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Sun stock plummets on IBM news; Microsoft delays Stirling

Headlines: Sun shares fall after IBM deal appears to fail; Microsoft delays security console; other IT channel news.

IT channel news in brief for April 7, 2009

Sun shares fall after IBM deal falls through

Sun Microsystems Inc. shares fell 23% on Monday, after reports that an attempted buyout by IBM had hit the skids. Sun shares closed Monday at $6.56, down from Friday's closing price of $8.49 per share.

The Wall Street Journal, which broke the news of the attempted deal two weeks ago, today reports that Sun's CEO Jonathan Schwartz, who had pushed for the deal, is now on thin ice at Sun. Company Chairman and co-founder Scott McNealy reportedly led a board faction that fought the notion of an acquisition by IBM, a traditional Sun rival.

Microsoft delays security console

Microsoft pushed out the release of its Stirling security console from the second half of 2009 to the first half of 2010, according to The company will use the time to integrate more third-party software with the product. Microsoft Stirling is the code name for the next wave of Forefront security products announced at TechEd 2007.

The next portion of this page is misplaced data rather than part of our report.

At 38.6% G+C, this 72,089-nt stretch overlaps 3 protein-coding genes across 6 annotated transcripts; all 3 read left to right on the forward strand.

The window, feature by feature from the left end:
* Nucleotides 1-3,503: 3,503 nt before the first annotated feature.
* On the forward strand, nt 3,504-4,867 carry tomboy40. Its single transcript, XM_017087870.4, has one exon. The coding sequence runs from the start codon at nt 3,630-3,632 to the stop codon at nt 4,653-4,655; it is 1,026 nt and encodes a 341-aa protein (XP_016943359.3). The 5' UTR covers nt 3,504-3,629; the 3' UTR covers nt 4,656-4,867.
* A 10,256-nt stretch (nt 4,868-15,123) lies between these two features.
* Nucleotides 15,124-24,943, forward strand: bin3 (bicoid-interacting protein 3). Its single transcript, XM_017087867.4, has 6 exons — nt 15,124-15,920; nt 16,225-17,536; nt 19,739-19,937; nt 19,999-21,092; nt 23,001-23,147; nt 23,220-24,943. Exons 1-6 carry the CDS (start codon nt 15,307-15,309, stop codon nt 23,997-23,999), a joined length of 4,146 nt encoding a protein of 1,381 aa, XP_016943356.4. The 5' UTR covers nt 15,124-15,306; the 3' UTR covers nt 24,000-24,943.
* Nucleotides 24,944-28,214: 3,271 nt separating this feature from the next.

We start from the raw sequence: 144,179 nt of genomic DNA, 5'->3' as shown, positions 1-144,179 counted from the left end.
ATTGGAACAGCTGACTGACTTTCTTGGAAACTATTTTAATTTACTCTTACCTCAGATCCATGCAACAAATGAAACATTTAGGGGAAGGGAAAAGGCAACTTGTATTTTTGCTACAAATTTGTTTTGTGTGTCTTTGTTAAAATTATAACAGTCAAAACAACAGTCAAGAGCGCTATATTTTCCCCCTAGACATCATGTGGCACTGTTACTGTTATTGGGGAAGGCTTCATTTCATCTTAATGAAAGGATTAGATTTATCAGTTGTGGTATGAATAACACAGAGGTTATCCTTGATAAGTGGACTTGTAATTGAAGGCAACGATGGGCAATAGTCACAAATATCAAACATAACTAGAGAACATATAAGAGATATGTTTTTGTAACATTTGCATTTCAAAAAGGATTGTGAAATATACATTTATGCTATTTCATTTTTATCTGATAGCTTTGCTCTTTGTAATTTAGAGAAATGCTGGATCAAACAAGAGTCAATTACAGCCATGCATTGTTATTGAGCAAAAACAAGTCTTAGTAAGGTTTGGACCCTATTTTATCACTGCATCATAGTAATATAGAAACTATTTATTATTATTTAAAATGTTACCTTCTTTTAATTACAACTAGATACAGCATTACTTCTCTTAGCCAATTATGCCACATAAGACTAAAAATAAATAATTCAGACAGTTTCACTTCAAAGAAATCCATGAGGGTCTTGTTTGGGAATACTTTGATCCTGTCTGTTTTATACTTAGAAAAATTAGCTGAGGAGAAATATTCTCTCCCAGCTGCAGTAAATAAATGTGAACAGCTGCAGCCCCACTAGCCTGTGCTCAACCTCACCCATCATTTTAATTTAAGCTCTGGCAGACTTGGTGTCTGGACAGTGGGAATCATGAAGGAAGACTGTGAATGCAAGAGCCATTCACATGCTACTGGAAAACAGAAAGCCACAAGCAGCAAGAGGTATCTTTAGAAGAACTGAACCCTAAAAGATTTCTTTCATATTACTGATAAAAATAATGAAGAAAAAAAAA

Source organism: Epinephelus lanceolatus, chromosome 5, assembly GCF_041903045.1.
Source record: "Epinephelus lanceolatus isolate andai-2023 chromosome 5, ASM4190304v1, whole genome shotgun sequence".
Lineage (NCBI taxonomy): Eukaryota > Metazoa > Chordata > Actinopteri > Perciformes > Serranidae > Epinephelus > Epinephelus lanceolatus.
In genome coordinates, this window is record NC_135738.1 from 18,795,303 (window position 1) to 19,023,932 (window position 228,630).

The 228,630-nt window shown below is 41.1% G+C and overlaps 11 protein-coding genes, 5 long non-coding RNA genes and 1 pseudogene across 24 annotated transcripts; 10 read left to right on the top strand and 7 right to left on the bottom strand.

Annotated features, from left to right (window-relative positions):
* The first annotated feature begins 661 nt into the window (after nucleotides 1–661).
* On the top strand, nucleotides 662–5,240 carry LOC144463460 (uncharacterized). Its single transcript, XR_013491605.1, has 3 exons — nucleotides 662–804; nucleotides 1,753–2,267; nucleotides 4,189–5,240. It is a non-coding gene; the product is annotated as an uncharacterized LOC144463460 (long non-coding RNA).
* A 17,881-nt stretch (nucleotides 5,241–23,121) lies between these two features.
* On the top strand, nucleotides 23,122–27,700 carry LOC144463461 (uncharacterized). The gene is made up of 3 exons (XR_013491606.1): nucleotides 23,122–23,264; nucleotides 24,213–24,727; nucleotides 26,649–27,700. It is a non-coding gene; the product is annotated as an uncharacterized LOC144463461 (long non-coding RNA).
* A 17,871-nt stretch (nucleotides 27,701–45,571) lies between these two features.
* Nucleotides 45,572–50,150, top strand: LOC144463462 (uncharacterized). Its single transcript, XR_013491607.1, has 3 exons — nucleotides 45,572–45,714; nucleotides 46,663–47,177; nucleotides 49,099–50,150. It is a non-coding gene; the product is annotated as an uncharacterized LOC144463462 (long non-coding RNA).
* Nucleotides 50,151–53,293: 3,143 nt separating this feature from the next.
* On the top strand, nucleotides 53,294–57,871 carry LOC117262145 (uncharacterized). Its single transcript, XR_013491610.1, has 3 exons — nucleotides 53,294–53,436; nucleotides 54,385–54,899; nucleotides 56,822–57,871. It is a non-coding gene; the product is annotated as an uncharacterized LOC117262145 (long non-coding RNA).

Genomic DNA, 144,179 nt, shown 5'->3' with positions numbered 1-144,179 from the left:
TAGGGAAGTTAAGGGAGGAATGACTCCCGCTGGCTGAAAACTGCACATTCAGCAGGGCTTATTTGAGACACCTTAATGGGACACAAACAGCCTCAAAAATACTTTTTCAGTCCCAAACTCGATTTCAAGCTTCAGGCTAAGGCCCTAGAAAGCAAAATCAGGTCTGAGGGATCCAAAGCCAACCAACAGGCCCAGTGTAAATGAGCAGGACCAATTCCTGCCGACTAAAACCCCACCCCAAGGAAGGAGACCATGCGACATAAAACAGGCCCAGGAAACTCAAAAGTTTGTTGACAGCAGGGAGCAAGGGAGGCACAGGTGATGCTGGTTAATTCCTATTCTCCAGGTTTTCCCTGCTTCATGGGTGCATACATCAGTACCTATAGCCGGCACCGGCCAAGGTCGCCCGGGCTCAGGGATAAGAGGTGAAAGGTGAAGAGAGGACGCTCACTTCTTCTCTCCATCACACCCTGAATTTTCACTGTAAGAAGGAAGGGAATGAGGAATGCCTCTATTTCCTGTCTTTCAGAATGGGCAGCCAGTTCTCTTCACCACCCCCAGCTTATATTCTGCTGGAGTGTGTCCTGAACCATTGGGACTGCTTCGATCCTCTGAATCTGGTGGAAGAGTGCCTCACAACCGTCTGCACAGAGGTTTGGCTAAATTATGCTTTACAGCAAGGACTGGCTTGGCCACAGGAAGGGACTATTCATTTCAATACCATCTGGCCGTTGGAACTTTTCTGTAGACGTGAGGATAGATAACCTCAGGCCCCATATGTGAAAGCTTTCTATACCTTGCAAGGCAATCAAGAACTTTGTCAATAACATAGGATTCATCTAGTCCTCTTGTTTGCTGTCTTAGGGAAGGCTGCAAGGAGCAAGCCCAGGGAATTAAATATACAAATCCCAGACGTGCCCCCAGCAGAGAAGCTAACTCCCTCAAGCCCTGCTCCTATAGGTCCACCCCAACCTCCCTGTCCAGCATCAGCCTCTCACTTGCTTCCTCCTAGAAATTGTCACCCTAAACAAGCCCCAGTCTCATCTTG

Standard blade servers coming, but not from the big boys

The Server Systems Infrastructure (SSI) Forum said Tuesday that standard server blades will be out this year, just not from Hewlett-Packard, Dell, IBM or Sun.

SSI's goal is to foster production of standards-based -- and therefore interchangeable -- server blades and blade components, and it has the backing of some 30 blade makers including Intel Corp. What it lacks is the blessing from the blade leaders like HP, which said the push hinders its ability to add value, according to

Autodesk Assistance Program designed for rough economy

Autodesk Inc. is launching the Autodesk Assistance Program to help its customers and partners stay competitive in the recession.

Users will have free access to some software as well as free online training, discounted classroom training, certification preparation and exams.

"Everyone has been touched by the economic downturn," said Steve Blum, senior vice president, Autodesk Americas sales. "The Autodesk Assistance Program is a fast-tracked way for our customers to improve their productivity and competitiveness during this challenging and volatile time."

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